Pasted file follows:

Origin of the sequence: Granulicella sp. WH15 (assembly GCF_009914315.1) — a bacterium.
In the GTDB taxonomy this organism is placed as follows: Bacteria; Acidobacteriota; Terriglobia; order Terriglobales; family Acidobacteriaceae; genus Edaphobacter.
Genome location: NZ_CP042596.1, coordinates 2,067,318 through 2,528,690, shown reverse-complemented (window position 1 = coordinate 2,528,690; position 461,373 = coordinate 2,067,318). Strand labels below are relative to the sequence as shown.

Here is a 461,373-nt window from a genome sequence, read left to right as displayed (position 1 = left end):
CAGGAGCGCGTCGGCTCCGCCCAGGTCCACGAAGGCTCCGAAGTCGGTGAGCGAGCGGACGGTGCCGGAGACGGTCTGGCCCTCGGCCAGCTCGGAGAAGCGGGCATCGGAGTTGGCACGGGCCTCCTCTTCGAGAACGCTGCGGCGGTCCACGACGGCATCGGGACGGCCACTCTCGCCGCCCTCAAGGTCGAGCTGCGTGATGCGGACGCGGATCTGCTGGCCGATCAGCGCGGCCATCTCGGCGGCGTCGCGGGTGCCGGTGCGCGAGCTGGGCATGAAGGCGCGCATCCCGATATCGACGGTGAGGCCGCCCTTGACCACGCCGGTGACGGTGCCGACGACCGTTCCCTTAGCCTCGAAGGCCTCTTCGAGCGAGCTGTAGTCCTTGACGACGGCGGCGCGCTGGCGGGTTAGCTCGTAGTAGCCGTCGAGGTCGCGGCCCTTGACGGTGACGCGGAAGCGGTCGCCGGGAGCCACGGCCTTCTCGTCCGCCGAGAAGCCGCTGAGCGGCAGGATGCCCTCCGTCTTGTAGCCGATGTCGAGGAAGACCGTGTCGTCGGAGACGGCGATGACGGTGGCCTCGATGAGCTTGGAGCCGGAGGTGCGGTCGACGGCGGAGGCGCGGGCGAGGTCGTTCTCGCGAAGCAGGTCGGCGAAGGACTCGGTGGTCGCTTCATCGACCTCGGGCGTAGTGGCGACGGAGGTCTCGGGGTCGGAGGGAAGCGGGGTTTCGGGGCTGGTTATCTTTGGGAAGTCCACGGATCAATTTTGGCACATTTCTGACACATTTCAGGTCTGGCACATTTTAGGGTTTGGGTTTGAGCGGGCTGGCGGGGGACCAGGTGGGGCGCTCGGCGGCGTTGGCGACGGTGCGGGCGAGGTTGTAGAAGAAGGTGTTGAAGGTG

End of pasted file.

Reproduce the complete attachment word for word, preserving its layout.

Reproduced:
Origin of the sequence: Granulicella sp. WH15 (assembly GCF_009914315.1) — a bacterium.
In the GTDB taxonomy this organism is placed as follows: Bacteria; Acidobacteriota; Terriglobia; order Terriglobales; family Acidobacteriaceae; genus Edaphobacter.
Genome location: NZ_CP042596.1, coordinates 2,067,318 through 2,528,690, shown reverse-complemented (window position 1 = coordinate 2,528,690; position 461,373 = coordinate 2,067,318). Strand labels below are relative to the sequence as shown.

Here is a 461,373-nt window from a genome sequence, read left to right as displayed (position 1 = left end):
CAGGAGCGCGTCGGCTCCGCCCAGGTCCACGAAGGCTCCGAAGTCGGTGAGCGAGCGGACGGTGCCGGAGACGGTCTGGCCCTCGGCCAGCTCGGAGAAGCGGGCATCGGAGTTGGCACGGGCCTCCTCTTCGAGAACGCTGCGGCGGTCCACGACGGCATCGGGACGGCCACTCTCGCCGCCCTCAAGGTCGAGCTGCGTGATGCGGACGCGGATCTGCTGGCCGATCAGCGCGGCCATCTCGGCGGCGTCGCGGGTGCCGGTGCGCGAGCTGGGCATGAAGGCGCGCATCCCGATATCGACGGTGAGGCCGCCCTTGACCACGCCGGTGACGGTGCCGACGACCGTTCCCTTAGCCTCGAAGGCCTCTTCGAGCGAGCTGTAGTCCTTGACGACGGCGGCGCGCTGGCGGGTTAGCTCGTAGTAGCCGTCGAGGTCGCGGCCCTTGACGGTGACGCGGAAGCGGTCGCCGGGAGCCACGGCCTTCTCGTCCGCCGAGAAGCCGCTGAGCGGCAGGATGCCCTCCGTCTTGTAGCCGATGTCGAGGAAGACCGTGTCGTCGGAGACGGCGATGACGGTGGCCTCGATGAGCTTGGAGCCGGAGGTGCGGTCGACGGCGGAGGCGCGGGCGAGGTCGTTCTCGCGAAGCAGGTCGGCGAAGGACTCGGTGGTCGCTTCATCGACCTCGGGCGTAGTGGCGACGGAGGTCTCGGGGTCGGAGGGAAGCGGGGTTTCGGGGCTGGTTATCTTTGGGAAGTCCACGGATCAATTTTGGCACATTTCTGACACATTTCAGGTCTGGCACATTTTAGGGTTTGGGTTTGAGCGGGCTGGCGGGGGACCAGGTGGGGCGCTCGGCGGCGTTGGCGACGGTGCGGGCGAGGTTGTAGAAGAAGGTGTTGAAGGTG